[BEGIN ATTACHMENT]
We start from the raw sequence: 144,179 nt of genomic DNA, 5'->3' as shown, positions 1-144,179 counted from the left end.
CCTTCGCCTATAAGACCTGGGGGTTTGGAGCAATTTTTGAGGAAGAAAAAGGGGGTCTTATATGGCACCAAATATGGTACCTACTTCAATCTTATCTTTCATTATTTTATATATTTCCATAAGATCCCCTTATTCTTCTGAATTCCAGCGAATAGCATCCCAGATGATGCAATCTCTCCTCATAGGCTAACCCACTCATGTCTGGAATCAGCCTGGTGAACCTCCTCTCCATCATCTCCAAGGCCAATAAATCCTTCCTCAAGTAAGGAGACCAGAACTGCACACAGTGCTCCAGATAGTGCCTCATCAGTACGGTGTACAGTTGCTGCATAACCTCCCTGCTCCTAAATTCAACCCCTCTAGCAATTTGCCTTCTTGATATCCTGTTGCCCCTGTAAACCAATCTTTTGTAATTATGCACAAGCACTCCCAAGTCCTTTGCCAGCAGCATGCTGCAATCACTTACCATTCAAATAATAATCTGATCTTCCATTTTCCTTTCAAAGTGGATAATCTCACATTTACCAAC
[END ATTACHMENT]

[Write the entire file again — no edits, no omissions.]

We start from the raw sequence: 144,179 nt of genomic DNA, 5'->3' as shown, positions 1-144,179 counted from the left end.
CCTTCGCCTATAAGACCTGGGGGTTTGGAGCAATTTTTGAGGAAGAAAAAGGGGGTCTTATATGGCACCAAATATGGTACCTACTTCAATCTTATCTTTCATTATTTTATATATTTCCATAAGATCCCCTTATTCTTCTGAATTCCAGCGAATAGCATCCCAGATGATGCAATCTCTCCTCATAGGCTAACCCACTCATGTCTGGAATCAGCCTGGTGAACCTCCTCTCCATCATCTCCAAGGCCAATAAATCCTTCCTCAAGTAAGGAGACCAGAACTGCACACAGTGCTCCAGATAGTGCCTCATCAGTACGGTGTACAGTTGCTGCATAACCTCCCTGCTCCTAAATTCAACCCCTCTAGCAATTTGCCTTCTTGATATCCTGTTGCCCCTGTAAACCAATCTTTTGTAATTATGCACAAGCACTCCCAAGTCCTTTGCCAGCAGCATGCTGCAATCACTTACCATTCAAATAATAATCTGATCTTCCATTTTCCTTTCAAAGTGGATAATCTCACATTTACCAAC